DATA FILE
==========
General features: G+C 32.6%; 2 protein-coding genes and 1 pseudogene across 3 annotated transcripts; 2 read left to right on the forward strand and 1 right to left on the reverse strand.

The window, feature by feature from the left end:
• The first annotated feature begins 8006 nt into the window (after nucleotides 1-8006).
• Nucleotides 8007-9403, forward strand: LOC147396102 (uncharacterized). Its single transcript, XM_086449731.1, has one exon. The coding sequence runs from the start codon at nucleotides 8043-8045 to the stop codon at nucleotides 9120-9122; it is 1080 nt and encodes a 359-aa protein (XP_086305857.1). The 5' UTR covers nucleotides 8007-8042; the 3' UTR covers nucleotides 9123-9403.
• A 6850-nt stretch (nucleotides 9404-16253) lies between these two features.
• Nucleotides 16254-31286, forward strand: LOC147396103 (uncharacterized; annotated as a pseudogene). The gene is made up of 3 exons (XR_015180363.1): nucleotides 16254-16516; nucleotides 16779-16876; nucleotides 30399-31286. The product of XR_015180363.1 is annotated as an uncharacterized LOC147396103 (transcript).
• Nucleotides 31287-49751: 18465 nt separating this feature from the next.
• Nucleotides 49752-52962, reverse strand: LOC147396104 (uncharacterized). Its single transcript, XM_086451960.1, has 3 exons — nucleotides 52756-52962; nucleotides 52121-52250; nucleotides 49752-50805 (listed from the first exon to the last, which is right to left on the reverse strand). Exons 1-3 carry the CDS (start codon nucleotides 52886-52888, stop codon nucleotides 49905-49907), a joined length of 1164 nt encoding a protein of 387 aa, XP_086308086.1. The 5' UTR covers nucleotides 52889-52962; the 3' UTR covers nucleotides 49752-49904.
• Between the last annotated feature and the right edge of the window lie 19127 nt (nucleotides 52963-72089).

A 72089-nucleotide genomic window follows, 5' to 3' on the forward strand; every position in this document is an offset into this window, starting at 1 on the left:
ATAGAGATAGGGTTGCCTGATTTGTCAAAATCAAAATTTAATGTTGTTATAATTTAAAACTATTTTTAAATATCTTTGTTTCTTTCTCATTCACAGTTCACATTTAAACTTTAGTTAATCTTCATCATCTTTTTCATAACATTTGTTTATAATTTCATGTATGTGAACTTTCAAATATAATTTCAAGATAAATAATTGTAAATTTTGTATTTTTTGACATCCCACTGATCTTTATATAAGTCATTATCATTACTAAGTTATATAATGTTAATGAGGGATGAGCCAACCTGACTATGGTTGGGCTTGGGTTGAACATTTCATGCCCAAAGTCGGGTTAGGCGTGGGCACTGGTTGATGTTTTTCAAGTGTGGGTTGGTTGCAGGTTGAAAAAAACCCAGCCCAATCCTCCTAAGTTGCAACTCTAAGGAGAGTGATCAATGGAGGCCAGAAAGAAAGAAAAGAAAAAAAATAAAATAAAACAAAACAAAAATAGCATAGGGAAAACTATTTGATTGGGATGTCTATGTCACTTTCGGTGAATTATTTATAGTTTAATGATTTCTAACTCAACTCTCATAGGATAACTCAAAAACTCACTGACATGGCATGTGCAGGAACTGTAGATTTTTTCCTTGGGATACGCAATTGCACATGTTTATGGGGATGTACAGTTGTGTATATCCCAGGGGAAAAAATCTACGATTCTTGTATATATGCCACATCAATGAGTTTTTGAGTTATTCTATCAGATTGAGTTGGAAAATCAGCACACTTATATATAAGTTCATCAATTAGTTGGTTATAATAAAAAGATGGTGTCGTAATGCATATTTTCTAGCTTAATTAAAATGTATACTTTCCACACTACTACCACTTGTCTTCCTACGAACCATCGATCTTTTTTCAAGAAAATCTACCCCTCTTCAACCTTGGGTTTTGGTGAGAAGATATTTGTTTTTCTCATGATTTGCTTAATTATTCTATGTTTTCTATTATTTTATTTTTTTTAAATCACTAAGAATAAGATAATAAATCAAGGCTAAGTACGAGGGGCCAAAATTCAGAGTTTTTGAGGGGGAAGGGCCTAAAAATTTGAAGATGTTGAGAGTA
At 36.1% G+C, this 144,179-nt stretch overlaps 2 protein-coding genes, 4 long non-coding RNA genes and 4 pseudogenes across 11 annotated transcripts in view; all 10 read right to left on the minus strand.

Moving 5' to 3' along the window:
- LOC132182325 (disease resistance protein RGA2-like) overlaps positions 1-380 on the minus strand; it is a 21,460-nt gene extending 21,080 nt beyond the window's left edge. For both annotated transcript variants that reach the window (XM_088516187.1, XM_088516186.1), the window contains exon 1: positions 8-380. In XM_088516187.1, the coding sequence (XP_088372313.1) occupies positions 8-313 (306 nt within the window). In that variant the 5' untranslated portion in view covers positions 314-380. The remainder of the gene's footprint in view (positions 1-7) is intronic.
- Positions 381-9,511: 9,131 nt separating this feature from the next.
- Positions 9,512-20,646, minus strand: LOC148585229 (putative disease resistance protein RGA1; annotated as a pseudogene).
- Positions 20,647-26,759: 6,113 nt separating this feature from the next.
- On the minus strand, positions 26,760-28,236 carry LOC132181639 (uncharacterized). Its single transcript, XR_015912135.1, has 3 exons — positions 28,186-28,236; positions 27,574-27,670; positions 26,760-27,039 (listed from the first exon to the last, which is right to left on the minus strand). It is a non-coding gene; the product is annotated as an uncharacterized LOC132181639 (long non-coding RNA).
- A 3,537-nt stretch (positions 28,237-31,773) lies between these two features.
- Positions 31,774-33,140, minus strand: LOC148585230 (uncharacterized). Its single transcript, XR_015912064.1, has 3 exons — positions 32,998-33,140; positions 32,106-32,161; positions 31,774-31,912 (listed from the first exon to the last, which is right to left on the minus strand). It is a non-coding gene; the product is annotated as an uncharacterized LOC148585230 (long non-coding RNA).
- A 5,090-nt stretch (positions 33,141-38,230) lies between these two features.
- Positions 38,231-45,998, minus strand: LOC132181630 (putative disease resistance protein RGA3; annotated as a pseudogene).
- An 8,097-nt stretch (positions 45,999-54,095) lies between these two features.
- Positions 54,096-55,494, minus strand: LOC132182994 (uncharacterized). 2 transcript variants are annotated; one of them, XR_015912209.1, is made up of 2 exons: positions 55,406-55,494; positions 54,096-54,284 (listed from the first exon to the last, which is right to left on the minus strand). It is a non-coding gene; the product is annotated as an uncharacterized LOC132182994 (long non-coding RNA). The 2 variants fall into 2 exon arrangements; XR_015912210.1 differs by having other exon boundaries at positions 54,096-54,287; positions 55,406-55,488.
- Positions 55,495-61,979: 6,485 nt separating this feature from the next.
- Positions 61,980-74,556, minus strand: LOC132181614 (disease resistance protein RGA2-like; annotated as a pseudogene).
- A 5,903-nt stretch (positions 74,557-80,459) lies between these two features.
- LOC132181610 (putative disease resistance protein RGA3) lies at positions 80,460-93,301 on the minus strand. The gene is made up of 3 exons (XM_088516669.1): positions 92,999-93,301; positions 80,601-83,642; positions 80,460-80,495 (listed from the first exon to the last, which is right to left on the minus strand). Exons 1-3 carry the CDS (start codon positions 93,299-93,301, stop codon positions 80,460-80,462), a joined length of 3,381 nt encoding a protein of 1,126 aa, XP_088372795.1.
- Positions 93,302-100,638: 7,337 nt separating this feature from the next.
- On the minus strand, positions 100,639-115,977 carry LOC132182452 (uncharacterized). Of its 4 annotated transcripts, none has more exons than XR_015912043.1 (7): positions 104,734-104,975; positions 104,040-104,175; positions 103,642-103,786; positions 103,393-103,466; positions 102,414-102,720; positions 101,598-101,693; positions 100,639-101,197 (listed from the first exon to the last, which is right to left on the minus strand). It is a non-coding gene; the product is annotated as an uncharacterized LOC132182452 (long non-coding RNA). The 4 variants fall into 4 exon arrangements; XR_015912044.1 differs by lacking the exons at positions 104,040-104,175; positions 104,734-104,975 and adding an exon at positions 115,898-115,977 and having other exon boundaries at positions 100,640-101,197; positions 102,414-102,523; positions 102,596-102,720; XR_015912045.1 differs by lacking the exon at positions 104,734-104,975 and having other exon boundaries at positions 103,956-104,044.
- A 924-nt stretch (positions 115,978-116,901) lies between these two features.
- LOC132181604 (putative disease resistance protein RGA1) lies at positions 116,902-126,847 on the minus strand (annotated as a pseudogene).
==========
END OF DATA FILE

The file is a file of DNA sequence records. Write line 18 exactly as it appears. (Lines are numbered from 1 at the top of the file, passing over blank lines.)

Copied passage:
- On the minus strand, positions 26,760-28,236 carry LOC132181639 (uncharacterized). Its single transcript, XR_015912135.1, has 3 exons — positions 28,186-28,236; positions 27,574-27,670; positions 26,760-27,039 (listed from the first exon to the last, which is right to left on the minus strand). It is a non-coding gene; the product is annotated as an uncharacterized LOC132181639 (long non-coding RNA).